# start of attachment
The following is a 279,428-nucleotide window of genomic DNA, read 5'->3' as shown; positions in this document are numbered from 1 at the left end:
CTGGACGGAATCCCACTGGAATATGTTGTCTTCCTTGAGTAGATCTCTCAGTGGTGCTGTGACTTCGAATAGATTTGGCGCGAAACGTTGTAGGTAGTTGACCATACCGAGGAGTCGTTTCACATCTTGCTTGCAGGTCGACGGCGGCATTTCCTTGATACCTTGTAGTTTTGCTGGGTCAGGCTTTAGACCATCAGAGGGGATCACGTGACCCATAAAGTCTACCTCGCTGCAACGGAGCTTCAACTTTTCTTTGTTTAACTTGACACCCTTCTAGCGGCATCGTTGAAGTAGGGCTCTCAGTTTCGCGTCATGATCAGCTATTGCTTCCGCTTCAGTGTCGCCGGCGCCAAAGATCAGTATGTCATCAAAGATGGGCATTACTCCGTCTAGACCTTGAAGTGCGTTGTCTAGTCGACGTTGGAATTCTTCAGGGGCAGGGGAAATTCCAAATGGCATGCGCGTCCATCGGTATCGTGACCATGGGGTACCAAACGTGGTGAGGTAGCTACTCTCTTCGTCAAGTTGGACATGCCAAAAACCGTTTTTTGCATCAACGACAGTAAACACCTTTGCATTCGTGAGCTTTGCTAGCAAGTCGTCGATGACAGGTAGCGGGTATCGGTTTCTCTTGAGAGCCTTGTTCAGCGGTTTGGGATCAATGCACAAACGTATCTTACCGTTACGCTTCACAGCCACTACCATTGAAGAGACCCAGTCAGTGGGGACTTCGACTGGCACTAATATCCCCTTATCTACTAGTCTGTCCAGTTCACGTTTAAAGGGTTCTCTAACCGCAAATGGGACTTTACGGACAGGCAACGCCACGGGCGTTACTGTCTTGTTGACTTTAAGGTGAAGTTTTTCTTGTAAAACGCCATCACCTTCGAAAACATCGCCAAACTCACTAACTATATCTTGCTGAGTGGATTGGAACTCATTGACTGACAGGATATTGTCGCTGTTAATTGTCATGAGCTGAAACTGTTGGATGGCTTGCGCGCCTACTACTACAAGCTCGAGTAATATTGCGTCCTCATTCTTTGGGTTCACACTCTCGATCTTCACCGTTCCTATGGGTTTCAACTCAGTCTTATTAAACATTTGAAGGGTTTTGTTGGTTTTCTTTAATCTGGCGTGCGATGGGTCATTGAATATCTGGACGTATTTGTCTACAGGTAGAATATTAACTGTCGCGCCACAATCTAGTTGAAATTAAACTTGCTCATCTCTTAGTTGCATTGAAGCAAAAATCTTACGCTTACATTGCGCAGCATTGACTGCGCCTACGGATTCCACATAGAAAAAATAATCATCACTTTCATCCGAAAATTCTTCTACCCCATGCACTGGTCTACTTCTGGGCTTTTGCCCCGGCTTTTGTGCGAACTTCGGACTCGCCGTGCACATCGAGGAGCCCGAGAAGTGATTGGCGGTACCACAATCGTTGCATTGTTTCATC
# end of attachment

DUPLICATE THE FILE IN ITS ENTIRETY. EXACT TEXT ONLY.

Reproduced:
The following is a 279,428-nucleotide window of genomic DNA, read 5'->3' as shown; positions in this document are numbered from 1 at the left end:
CTGGACGGAATCCCACTGGAATATGTTGTCTTCCTTGAGTAGATCTCTCAGTGGTGCTGTGACTTCGAATAGATTTGGCGCGAAACGTTGTAGGTAGTTGACCATACCGAGGAGTCGTTTCACATCTTGCTTGCAGGTCGACGGCGGCATTTCCTTGATACCTTGTAGTTTTGCTGGGTCAGGCTTTAGACCATCAGAGGGGATCACGTGACCCATAAAGTCTACCTCGCTGCAACGGAGCTTCAACTTTTCTTTGTTTAACTTGACACCCTTCTAGCGGCATCGTTGAAGTAGGGCTCTCAGTTTCGCGTCATGATCAGCTATTGCTTCCGCTTCAGTGTCGCCGGCGCCAAAGATCAGTATGTCATCAAAGATGGGCATTACTCCGTCTAGACCTTGAAGTGCGTTGTCTAGTCGACGTTGGAATTCTTCAGGGGCAGGGGAAATTCCAAATGGCATGCGCGTCCATCGGTATCGTGACCATGGGGTACCAAACGTGGTGAGGTAGCTACTCTCTTCGTCAAGTTGGACATGCCAAAAACCGTTTTTTGCATCAACGACAGTAAACACCTTTGCATTCGTGAGCTTTGCTAGCAAGTCGTCGATGACAGGTAGCGGGTATCGGTTTCTCTTGAGAGCCTTGTTCAGCGGTTTGGGATCAATGCACAAACGTATCTTACCGTTACGCTTCACAGCCACTACCATTGAAGAGACCCAGTCAGTGGGGACTTCGACTGGCACTAATATCCCCTTATCTACTAGTCTGTCCAGTTCACGTTTAAAGGGTTCTCTAACCGCAAATGGGACTTTACGGACAGGCAACGCCACGGGCGTTACTGTCTTGTTGACTTTAAGGTGAAGTTTTTCTTGTAAAACGCCATCACCTTCGAAAACATCGCCAAACTCACTAACTATATCTTGCTGAGTGGATTGGAACTCATTGACTGACAGGATATTGTCGCTGTTAATTGTCATGAGCTGAAACTGTTGGATGGCTTGCGCGCCTACTACTACAAGCTCGAGTAATATTGCGTCCTCATTCTTTGGGTTCACACTCTCGATCTTCACCGTTCCTATGGGTTTCAACTCAGTCTTATTAAACATTTGAAGGGTTTTGTTGGTTTTCTTTAATCTGGCGTGCGATGGGTCATTGAATATCTGGACGTATTTGTCTACAGGTAGAATATTAACTGTCGCGCCACAATCTAGTTGAAATTAAACTTGCTCATCTCTTAGTTGCATTGAAGCAAAAATCTTACGCTTACATTGCGCAGCATTGACTGCGCCTACGGATTCCACATAGAAAAAATAATCATCACTTTCATCCGAAAATTCTTCTACCCCATGCACTGGTCTACTTCTGGGCTTTTGCCCCGGCTTTTGTGCGAACTTCGGACTCGCCGTGCACATCGAGGAGCCCGAGAAGTGATTGGCGGTACCACAATCGTTGCATTGTTTCATC